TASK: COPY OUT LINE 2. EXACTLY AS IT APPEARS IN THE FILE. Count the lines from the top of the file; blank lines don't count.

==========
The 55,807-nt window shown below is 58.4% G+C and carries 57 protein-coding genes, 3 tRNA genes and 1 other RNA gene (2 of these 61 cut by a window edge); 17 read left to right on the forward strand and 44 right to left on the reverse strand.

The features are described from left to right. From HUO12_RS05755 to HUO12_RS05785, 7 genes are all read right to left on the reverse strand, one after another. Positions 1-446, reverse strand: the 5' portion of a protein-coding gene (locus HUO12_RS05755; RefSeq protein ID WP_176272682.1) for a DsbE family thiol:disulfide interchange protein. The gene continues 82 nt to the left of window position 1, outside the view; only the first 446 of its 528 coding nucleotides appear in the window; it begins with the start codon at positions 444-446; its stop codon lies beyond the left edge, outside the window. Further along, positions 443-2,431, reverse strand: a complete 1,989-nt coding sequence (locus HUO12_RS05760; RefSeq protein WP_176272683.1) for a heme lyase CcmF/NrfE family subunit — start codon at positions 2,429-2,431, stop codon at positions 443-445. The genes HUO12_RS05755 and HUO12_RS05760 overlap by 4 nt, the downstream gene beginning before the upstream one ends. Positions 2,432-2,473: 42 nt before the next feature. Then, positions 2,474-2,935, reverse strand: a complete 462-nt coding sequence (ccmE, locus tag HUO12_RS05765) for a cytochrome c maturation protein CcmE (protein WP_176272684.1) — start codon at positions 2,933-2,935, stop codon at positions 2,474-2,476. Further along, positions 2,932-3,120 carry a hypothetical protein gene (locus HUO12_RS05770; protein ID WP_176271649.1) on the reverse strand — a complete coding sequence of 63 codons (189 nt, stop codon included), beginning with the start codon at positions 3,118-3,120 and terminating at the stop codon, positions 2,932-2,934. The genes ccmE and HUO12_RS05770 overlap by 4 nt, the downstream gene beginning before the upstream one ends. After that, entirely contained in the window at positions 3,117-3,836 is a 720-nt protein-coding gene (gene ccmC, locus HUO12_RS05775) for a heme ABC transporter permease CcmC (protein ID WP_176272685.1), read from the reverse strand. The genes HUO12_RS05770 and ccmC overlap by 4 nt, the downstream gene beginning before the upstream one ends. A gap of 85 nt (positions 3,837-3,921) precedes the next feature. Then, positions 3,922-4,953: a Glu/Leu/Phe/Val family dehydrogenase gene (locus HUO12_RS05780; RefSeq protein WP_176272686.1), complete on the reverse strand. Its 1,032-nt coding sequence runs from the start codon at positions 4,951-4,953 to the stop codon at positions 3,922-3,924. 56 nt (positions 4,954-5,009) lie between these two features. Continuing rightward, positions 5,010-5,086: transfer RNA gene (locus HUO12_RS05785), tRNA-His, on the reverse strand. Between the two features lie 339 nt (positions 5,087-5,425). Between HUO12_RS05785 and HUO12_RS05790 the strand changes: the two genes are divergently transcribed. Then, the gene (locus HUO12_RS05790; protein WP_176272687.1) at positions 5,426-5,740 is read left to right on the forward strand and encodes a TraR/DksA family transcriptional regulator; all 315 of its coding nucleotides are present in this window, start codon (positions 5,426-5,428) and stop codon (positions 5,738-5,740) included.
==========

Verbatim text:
The features are described from left to right. From HUO12_RS05755 to HUO12_RS05785, 7 genes are all read right to left on the reverse strand, one after another. Positions 1-446, reverse strand: the 5' portion of a protein-coding gene (locus HUO12_RS05755; RefSeq protein ID WP_176272682.1) for a DsbE family thiol:disulfide interchange protein. The gene continues 82 nt to the left of window position 1, outside the view; only the first 446 of its 528 coding nucleotides appear in the window; it begins with the start codon at positions 444-446; its stop codon lies beyond the left edge, outside the window. Further along, positions 443-2,431, reverse strand: a complete 1,989-nt coding sequence (locus HUO12_RS05760; RefSeq protein WP_176272683.1) for a heme lyase CcmF/NrfE family subunit — start codon at positions 2,429-2,431, stop codon at positions 443-445. The genes HUO12_RS05755 and HUO12_RS05760 overlap by 4 nt, the downstream gene beginning before the upstream one ends. Positions 2,432-2,473: 42 nt before the next feature. Then, positions 2,474-2,935, reverse strand: a complete 462-nt coding sequence (ccmE, locus tag HUO12_RS05765) for a cytochrome c maturation protein CcmE (protein WP_176272684.1) — start codon at positions 2,933-2,935, stop codon at positions 2,474-2,476. Further along, positions 2,932-3,120 carry a hypothetical protein gene (locus HUO12_RS05770; protein ID WP_176271649.1) on the reverse strand — a complete coding sequence of 63 codons (189 nt, stop codon included), beginning with the start codon at positions 3,118-3,120 and terminating at the stop codon, positions 2,932-2,934. The genes ccmE and HUO12_RS05770 overlap by 4 nt, the downstream gene beginning before the upstream one ends. After that, entirely contained in the window at positions 3,117-3,836 is a 720-nt protein-coding gene (gene ccmC, locus HUO12_RS05775) for a heme ABC transporter permease CcmC (protein ID WP_176272685.1), read from the reverse strand. The genes HUO12_RS05770 and ccmC overlap by 4 nt, the downstream gene beginning before the upstream one ends. A gap of 85 nt (positions 3,837-3,921) precedes the next feature. Then, positions 3,922-4,953: a Glu/Leu/Phe/Val family dehydrogenase gene (locus HUO12_RS05780; RefSeq protein WP_176272686.1), complete on the reverse strand. Its 1,032-nt coding sequence runs from the start codon at positions 4,951-4,953 to the stop codon at positions 3,922-3,924. 56 nt (positions 4,954-5,009) lie between these two features. Continuing rightward, positions 5,010-5,086: transfer RNA gene (locus HUO12_RS05785), tRNA-His, on the reverse strand. Between the two features lie 339 nt (positions 5,087-5,425). Between HUO12_RS05785 and HUO12_RS05790 the strand changes: the two genes are divergently transcribed. Then, the gene (locus HUO12_RS05790; protein WP_176272687.1) at positions 5,426-5,740 is read left to right on the forward strand and encodes a TraR/DksA family transcriptional regulator; all 315 of its coding nucleotides are present in this window, start codon (positions 5,426-5,428) and stop codon (positions 5,738-5,740) included.